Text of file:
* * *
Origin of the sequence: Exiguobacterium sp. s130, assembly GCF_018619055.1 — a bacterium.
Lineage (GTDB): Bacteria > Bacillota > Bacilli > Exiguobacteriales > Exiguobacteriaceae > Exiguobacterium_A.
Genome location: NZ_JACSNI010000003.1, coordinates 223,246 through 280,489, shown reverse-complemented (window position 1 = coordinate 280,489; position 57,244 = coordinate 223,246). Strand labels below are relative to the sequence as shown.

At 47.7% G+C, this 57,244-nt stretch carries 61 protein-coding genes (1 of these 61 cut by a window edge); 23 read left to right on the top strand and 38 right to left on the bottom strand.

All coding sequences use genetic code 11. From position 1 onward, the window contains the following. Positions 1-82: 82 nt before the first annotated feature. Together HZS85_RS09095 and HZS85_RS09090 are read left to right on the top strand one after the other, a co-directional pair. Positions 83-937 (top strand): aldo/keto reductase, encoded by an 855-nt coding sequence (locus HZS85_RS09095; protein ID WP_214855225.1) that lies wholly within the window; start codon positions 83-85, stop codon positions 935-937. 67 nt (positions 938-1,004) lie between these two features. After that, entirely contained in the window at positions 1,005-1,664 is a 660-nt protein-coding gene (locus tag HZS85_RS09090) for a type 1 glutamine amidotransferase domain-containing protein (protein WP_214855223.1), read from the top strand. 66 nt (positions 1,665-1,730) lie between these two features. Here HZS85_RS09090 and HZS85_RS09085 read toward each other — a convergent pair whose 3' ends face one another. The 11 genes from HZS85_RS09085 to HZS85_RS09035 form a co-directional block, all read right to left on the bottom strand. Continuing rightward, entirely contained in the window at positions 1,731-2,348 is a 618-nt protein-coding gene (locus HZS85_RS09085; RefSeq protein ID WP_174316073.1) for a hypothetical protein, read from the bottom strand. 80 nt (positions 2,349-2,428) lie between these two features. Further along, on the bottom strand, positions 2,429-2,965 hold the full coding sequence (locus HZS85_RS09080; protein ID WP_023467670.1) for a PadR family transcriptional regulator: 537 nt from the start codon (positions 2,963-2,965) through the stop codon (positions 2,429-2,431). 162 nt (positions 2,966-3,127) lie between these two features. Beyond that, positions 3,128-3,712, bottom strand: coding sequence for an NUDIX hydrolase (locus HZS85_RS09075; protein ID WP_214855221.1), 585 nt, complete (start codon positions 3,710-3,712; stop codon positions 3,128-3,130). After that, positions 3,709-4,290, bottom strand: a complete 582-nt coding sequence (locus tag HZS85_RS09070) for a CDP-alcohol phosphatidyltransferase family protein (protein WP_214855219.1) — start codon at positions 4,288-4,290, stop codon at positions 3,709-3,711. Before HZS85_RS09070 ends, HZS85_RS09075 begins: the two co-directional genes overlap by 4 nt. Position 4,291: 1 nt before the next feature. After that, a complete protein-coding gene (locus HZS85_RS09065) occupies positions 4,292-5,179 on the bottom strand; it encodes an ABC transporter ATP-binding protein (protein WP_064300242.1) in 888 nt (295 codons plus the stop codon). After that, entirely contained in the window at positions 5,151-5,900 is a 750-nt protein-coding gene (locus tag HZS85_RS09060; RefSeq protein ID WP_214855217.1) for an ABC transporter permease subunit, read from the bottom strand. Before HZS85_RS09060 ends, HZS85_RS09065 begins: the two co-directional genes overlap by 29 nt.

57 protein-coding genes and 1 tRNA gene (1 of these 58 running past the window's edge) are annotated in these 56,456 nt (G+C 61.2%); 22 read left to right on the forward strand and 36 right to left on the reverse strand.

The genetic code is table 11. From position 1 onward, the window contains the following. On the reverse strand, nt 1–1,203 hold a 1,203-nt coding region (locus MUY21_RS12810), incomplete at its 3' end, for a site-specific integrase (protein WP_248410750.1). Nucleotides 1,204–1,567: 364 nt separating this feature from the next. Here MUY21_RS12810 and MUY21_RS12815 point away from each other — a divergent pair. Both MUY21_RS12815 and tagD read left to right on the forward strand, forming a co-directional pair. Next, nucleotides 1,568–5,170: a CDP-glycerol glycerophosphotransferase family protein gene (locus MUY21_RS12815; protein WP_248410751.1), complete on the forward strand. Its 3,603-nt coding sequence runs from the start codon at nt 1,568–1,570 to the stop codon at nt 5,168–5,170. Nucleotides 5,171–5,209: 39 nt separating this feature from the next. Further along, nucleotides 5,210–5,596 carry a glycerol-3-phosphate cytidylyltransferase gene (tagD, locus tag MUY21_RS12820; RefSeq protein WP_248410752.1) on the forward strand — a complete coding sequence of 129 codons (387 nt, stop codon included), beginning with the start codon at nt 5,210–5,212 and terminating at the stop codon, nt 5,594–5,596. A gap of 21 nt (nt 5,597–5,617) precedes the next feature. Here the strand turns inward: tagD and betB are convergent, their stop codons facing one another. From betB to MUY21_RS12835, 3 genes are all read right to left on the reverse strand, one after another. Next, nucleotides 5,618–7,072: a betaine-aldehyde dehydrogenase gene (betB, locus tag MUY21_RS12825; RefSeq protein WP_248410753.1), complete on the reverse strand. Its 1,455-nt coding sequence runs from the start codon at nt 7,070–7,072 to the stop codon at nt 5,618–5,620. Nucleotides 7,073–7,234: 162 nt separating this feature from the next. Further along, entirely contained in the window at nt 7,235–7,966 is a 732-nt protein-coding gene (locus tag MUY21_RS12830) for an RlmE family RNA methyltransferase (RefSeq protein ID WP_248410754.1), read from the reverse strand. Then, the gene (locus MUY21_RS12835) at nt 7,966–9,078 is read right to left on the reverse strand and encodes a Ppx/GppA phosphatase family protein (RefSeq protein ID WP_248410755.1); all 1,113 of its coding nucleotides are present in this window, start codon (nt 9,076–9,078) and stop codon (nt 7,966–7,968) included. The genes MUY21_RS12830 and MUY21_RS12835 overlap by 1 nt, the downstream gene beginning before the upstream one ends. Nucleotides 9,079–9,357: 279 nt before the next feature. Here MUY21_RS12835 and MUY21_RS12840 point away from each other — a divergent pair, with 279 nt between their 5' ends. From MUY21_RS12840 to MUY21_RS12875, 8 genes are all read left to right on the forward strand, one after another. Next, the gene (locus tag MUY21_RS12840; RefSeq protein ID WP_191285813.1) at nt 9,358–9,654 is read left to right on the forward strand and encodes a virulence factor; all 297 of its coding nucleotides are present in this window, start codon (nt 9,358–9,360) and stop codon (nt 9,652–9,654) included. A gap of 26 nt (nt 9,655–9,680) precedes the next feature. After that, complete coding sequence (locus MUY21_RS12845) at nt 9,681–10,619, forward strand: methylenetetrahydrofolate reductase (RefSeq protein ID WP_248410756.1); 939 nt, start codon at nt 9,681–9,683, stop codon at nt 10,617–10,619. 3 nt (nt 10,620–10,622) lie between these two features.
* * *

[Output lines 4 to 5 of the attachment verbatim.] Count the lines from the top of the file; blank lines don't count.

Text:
At 47.7% G+C, this 57,244-nt stretch carries 61 protein-coding genes (1 of these 61 cut by a window edge); 23 read left to right on the top strand and 38 right to left on the bottom strand.

All coding sequences use genetic code 11. From position 1 onward, the window contains the following. Positions 1-82: 82 nt before the first annotated feature. Together HZS85_RS09095 and HZS85_RS09090 are read left to right on the top strand one after the other, a co-directional pair. Positions 83-937 (top strand): aldo/keto reductase, encoded by an 855-nt coding sequence (locus HZS85_RS09095; protein ID WP_214855225.1) that lies wholly within the window; start codon positions 83-85, stop codon positions 935-937. 67 nt (positions 938-1,004) lie between these two features. After that, entirely contained in the window at positions 1,005-1,664 is a 660-nt protein-coding gene (locus tag HZS85_RS09090) for a type 1 glutamine amidotransferase domain-containing protein (protein WP_214855223.1), read from the top strand. 66 nt (positions 1,665-1,730) lie between these two features. Here HZS85_RS09090 and HZS85_RS09085 read toward each other — a convergent pair whose 3' ends face one another. The 11 genes from HZS85_RS09085 to HZS85_RS09035 form a co-directional block, all read right to left on the bottom strand. Continuing rightward, entirely contained in the window at positions 1,731-2,348 is a 618-nt protein-coding gene (locus HZS85_RS09085; RefSeq protein ID WP_174316073.1) for a hypothetical protein, read from the bottom strand. 80 nt (positions 2,349-2,428) lie between these two features. Further along, on the bottom strand, positions 2,429-2,965 hold the full coding sequence (locus HZS85_RS09080; protein ID WP_023467670.1) for a PadR family transcriptional regulator: 537 nt from the start codon (positions 2,963-2,965) through the stop codon (positions 2,429-2,431). 162 nt (positions 2,966-3,127) lie between these two features. Beyond that, positions 3,128-3,712, bottom strand: coding sequence for an NUDIX hydrolase (locus HZS85_RS09075; protein ID WP_214855221.1), 585 nt, complete (start codon positions 3,710-3,712; stop codon positions 3,128-3,130). After that, positions 3,709-4,290, bottom strand: a complete 582-nt coding sequence (locus tag HZS85_RS09070) for a CDP-alcohol phosphatidyltransferase family protein (protein WP_214855219.1) — start codon at positions 4,288-4,290, stop codon at positions 3,709-3,711. Before HZS85_RS09070 ends, HZS85_RS09075 begins: the two co-directional genes overlap by 4 nt. Position 4,291: 1 nt before the next feature. After that, a complete protein-coding gene (locus HZS85_RS09065) occupies positions 4,292-5,179 on the bottom strand; it encodes an ABC transporter ATP-binding protein (protein WP_064300242.1) in 888 nt (295 codons plus the stop codon). After that, entirely contained in the window at positions 5,151-5,900 is a 750-nt protein-coding gene (locus tag HZS85_RS09060; RefSeq protein ID WP_214855217.1) for an ABC transporter permease subunit, read from the bottom strand. Before HZS85_RS09060 ends, HZS85_RS09065 begins: the two co-directional genes overlap by 29 nt.